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By Abraham Ogbodo
14 October 2018   |   3:55 am
As a bona fide Urhobo man, I shouldn’t be heard saying what I am about to say. But even if I do not say it loud and clear others will do in hush tones but in more graphic details.

As a bona fide Urhobo man, I shouldn’t be heard saying what I am about to say. But even if I do not say it loud and clear others will do in hush tones but in more graphic details. I am saying the return of Chief Great Ogboru on the ballot paper for the Delta State governorship election next year does not make good political sense to him as an individual, the Urhobo as a group and his party, All Progressives Congress (APC). If anything, his choice as the APC candidate for the Delta gubernatorial is insensitive at best and suicidal at worst.

The APC led by Adams Oshiomhole would have made two key assumptions in settling for Ogboru who has been consistent as a contestant since 2003. First is the belief that he alone has the capacity in all ramifications to oust the incumbent, Dr. Ifeanyi Okowa. The second consideration is usually hinged on the established demography of the state, which ascribes about 40 per cent advantage to the central senatorial district made up of eight council areas and exclusively occupied by the Urhobo. Chief Great Ogboru is Urhobo from Abraka in Ethiope East local government council of the State.

But much more critical factors were left out, which makes the assumptions baseless. It has been a changing dynamics in Urhobo land and Delta State in general since 2003 when Ogboru seized the stage with storm. Things are no longer the same. After four unsuccessful attempts to take control of the Government House Asaba, Chief Ogboru is now more battle weary than he is battle tested.

The once huge noise around the Great Chief as the Peoples General has significantly dissipated. He is no longer the Urhobo Centurion with pervading authority, who used to tell one man, come and he came; and to another, go and he went! These days, some people may actually go in the opposite direction, when Ogboru is shouting come this way! A measure of that power erosion can be seen in the challenges he is facing assuming the leadership of the APC even within Delta Central.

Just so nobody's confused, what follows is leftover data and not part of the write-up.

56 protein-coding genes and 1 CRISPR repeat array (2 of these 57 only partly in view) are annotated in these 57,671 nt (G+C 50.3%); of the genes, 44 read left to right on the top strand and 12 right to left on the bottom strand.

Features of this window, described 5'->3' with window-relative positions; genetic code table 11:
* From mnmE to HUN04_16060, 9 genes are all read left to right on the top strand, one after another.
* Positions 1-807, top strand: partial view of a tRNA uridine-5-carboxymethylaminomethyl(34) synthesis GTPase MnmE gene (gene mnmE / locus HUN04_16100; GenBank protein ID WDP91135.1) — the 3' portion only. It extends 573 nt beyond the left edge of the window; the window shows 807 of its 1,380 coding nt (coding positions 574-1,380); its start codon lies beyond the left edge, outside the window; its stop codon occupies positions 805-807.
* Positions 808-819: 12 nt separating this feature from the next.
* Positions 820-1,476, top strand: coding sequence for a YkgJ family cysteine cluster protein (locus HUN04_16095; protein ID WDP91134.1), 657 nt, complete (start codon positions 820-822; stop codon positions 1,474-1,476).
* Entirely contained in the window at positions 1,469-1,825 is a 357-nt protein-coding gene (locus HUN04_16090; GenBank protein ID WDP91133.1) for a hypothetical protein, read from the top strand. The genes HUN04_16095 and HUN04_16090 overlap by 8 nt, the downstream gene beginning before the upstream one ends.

While it may be difficult to explain all the factors that have combined to make Ogboru now look less than himself, I will only say that a lot more people in Urhobo land are also desirous of what he desires – the governorship of Delta State. Within his political household, the Oedipal drive has heightened and his hitherto political sons could be itching to dispatch him to early retirement and inherit the throne and all the attendant benefits including the queen.

In other words, the number of people who lay claim to being the people’s general in Urhobo land is increasing and the APC can only discountenance this reality at its own peril. To drive the party in Delta Central around Ogboru as if he is the only factor that matters will not add up to any political capital. Ogboru is simply bulldozing without the consensus that strengthens a party and people he has swept aside shall wait patiently to strike back at the right time.

Before now, Olorogun O’tega Emerhor, who contested the last governorship election under APC, was called the party leader in Delta State. Ogboru was the Labour Party’s candidate in that same election. Both men are Urhobo, but neither agreed to step down for the other to create a better central front to confront Okowa from the North. Not even the Urhobo Progress Union (UPU), the highest collective leadership in Urhobo land could broker a truce. Both went into the election and returned bruised. It should be mentioned also that over the years, Ogboru had not stayed put on one spot to nurture a platform into real political competitiveness. Like hyena, he would break in to take over when the kill is made.

He started bidding for the governorship seat of Delta State on the platform of the Alliance for Democracy (AD) in 2003. He switched over to the Democratic Peoples Party (DPP) for the 2007 bidding and the 2011 re-run following the nullification of the 2007 election by the Appeal Court in Benin-City. He was in the Labour Party in 2015 through to 2017 when he stormed the APC to offset the status quo and clinch the party ticket to contest next year’s governorship election in the state.

Simply, the Chief does not like to play a subordinate role. He loves all processes to build around him as the central figure anywhere he is playing. And he fights hard to have it that way all the time. Today, O’tega Emerhor who had rallied others to sustain the APC in the state before Ogboru stormed in is struggling with every strength in him to have just a small bed-space in the house that he built.

Yet, it has not always been this way between Ogboru and Emerhor. They had got on well in their long opposition to the PDP in Delta State when the former was the permanent contestant and the latter permanent supporter with finances. Trouble started when Emerhor desired in 2015 what had somehow become the exclusive preserve of Ogboru in Urhobo land – the right to contest for the governorship of Delta State.